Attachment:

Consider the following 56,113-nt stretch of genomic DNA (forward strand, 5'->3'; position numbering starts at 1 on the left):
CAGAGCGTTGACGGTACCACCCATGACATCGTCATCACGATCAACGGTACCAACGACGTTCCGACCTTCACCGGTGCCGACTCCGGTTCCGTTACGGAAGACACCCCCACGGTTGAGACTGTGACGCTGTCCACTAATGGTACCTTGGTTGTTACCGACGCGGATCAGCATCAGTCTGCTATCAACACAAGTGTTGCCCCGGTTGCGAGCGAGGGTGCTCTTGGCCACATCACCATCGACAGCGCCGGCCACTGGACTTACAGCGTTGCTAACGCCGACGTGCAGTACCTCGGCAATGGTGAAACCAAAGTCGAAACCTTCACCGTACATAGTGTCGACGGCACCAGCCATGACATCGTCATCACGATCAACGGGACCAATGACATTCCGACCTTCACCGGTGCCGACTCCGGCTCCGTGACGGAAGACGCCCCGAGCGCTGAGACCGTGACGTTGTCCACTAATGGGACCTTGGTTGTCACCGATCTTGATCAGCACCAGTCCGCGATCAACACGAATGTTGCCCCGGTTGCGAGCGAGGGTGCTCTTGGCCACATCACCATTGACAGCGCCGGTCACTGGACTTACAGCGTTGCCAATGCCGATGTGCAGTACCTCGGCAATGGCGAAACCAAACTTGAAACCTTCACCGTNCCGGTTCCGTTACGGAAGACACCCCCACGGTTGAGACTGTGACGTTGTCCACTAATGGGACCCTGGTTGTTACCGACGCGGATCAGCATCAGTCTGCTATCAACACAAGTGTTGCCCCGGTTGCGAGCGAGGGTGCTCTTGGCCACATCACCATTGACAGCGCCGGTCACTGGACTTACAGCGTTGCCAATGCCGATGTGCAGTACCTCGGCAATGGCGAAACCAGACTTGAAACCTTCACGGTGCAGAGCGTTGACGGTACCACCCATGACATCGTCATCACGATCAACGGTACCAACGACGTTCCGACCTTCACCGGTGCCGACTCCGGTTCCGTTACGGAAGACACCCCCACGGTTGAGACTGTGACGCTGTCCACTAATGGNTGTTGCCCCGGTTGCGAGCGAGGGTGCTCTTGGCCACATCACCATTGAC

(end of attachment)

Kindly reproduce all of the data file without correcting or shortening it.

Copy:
Consider the following 56,113-nt stretch of genomic DNA (forward strand, 5'->3'; position numbering starts at 1 on the left):
CAGAGCGTTGACGGTACCACCCATGACATCGTCATCACGATCAACGGTACCAACGACGTTCCGACCTTCACCGGTGCCGACTCCGGTTCCGTTACGGAAGACACCCCCACGGTTGAGACTGTGACGCTGTCCACTAATGGTACCTTGGTTGTTACCGACGCGGATCAGCATCAGTCTGCTATCAACACAAGTGTTGCCCCGGTTGCGAGCGAGGGTGCTCTTGGCCACATCACCATCGACAGCGCCGGCCACTGGACTTACAGCGTTGCTAACGCCGACGTGCAGTACCTCGGCAATGGTGAAACCAAAGTCGAAACCTTCACCGTACATAGTGTCGACGGCACCAGCCATGACATCGTCATCACGATCAACGGGACCAATGACATTCCGACCTTCACCGGTGCCGACTCCGGCTCCGTGACGGAAGACGCCCCGAGCGCTGAGACCGTGACGTTGTCCACTAATGGGACCTTGGTTGTCACCGATCTTGATCAGCACCAGTCCGCGATCAACACGAATGTTGCCCCGGTTGCGAGCGAGGGTGCTCTTGGCCACATCACCATTGACAGCGCCGGTCACTGGACTTACAGCGTTGCCAATGCCGATGTGCAGTACCTCGGCAATGGCGAAACCAAACTTGAAACCTTCACCGTNCCGGTTCCGTTACGGAAGACACCCCCACGGTTGAGACTGTGACGTTGTCCACTAATGGGACCCTGGTTGTTACCGACGCGGATCAGCATCAGTCTGCTATCAACACAAGTGTTGCCCCGGTTGCGAGCGAGGGTGCTCTTGGCCACATCACCATTGACAGCGCCGGTCACTGGACTTACAGCGTTGCCAATGCCGATGTGCAGTACCTCGGCAATGGCGAAACCAGACTTGAAACCTTCACGGTGCAGAGCGTTGACGGTACCACCCATGACATCGTCATCACGATCAACGGTACCAACGACGTTCCGACCTTCACCGGTGCCGACTCCGGTTCCGTTACGGAAGACACCCCCACGGTTGAGACTGTGACGCTGTCCACTAATGGNTGTTGCCCCGGTTGCGAGCGAGGGTGCTCTTGGCCACATCACCATTGAC